The Children of Stron – part 58

Table of Contents (spoilers)

read part 57

Captain Fairchild’s brigade reached Callic village just after dark. They posted pickets all around the town as they set up camp just outside the walls. Once everyone had their fill of beholding the ettercap and monstrous spider on the wall, Fairchild sent one of his full-plated lieutenants by the name of Archibald into town with a squad of twenty hardened men to relieve Lieutenant Batter.

Sitting outside his tent waiting to be served dinner with Peep, Thorn, Pinch, and Knuckle, Captain Fairchild debriefed Batter.

“The scoundrel give you any trouble?”

“No, sir. He came along to the church. Still armed, mind ye. But he gave me his parole that he and his would wait there, detained for questioning,” Batter said, standing at a relaxed semblance of attention in his bandit-looking kit and brigandine armor.

“So he and his men are all in the church, you say?” Fairchild asked pointedly.

“Yes, sir.”

“Just a point of fact, Lieutenant,” Fairchild said, looking annoyed. “But if they are in the church, armed no less, they are not detained. You cannot detain someone in a church, where they can always claim sanctuary if they so choose. So they are not detained. Yes? You ought to know this.”

“My apologies, sir,” Lieutenant Batter said, his posture firming up quite properly. “I do know this. I misspoke, sir. When confronted, Mason did not consent to arrest without warrant, but agreed to wait for questioning if taken to the church.”

“There we have it. Details are important, Lieutenant.”

“Understood, sir. I apologize.”

“It’s quite alright. At ease,” Fairchild said, looking cheerful again. “So, where is this holy stoner jink monk?”

“In the church with the priest and his men, keeping an eye on the priso— the… Mason and his men,” Batter said, catching himself as he was just about to make another mistake of semantics.

“Very good. We’ll leave him to it for now. How does he look, Batter?”

“Sir? Mason?”

“No, Batter! The jink monk! Is he fearsome?”

Batter looked thoughtful. “I suppose so. Short. But thick as a boar. Iron wheel of Stron around his neck. Seems a killer.”

“Without a doubt! With his blood and upbringing? I am quite excited to meet him, I must say! And the priest?”

“Yes sir?”

“How is he? Altas or Stron?”

“Stron, sir. Seems solid. Mason and his men seem to have been brought to heel by him before I showed up.”

“Well that is good news. Callic is in good hands, then! Lovely! Okay, here is what I want. Go back to the church and invite the priest and jink here to dinner. Relieve Lieutenant Archibald of his watch and tell him to report back to me. Any questions?”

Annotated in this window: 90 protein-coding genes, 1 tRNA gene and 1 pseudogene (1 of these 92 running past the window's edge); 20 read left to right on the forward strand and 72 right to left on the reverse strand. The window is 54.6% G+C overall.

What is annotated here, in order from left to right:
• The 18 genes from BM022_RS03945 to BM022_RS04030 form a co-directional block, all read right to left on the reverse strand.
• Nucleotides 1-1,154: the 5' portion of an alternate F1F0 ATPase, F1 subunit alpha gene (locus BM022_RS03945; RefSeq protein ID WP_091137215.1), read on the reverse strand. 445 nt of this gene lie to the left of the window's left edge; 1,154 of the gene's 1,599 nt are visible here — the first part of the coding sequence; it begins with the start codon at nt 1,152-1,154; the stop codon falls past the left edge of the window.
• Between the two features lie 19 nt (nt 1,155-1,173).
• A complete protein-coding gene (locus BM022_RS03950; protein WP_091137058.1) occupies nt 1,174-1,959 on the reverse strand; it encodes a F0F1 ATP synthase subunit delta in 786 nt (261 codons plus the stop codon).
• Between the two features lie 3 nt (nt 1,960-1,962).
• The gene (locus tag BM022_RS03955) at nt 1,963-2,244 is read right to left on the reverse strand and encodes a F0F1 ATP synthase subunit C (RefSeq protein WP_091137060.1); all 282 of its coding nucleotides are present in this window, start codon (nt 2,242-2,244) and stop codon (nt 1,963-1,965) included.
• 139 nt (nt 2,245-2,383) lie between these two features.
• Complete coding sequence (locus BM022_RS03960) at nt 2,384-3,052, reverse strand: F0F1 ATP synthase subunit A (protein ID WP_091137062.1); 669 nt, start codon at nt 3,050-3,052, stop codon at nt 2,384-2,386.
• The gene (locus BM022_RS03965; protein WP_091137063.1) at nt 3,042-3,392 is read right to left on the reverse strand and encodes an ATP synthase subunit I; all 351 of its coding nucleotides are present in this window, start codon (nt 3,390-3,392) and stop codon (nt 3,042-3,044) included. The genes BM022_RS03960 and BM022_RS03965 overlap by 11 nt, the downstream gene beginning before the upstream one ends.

“No, sir!” Lieutenant Batter snapped off a smart salute and hurried off.

Lieutenant Archibald soon rejoined them.

“They giving you any trouble, Archibald?” Fairchild asked.

“Not as such. He demanded to speak to you.”

“I’m sure he did. You have all twenty of your men in the church with them?

“Yes, sir. In the church and right around it. There are just nine of them in total, but they all seem hard.”

“I’ve no doubt they are. There is to be no bloodshed within the church, though. I trust everyone understands that?”

“My men do. I cannot speak for the Chisel and his, though. What are your orders if they start?”

“In that case you are to retreat from the church itself and contain them there. Then we shall support the priest in his preferred course of action. Do you agree?” Fairchild asked his much more experienced subordinate.

“Yes, sir. Sound plan, sir.”

“Thank you. Where are the brigands’ horses?”

“In the tavern stables, sir.”

“Okay then. Here is what I want you to do, Lieutenant. Take another twenty men into the village and fetch those horses out. Turn them over to Lieutenant Batter and his men for safe keeping and tell Batter that he and his are relieved once they tend to them. Then, keep your additional men within the town walls, but outside the church. Secure the village, Lieutenant. Is forty men sufficient?” Fairchild asked earnestly.

“Absolutely, sir.”

“Good. Say nothing to Mason and his men. Just that they are to await my summons to be interviewed. If any of Mason’s men leave the church without Mason, you let them. However, they are not to leave the village. If Mason leaves the church, arrest him and any men with him immediately. If Mason kicks up a fuss about that, tell him I have his blasted warrant, but shall not be compelled to produce it for the likes of him upon his say so. When I am ready, I shall get to it. If he and any of his then resist, kill them.”

“Very good, sir.”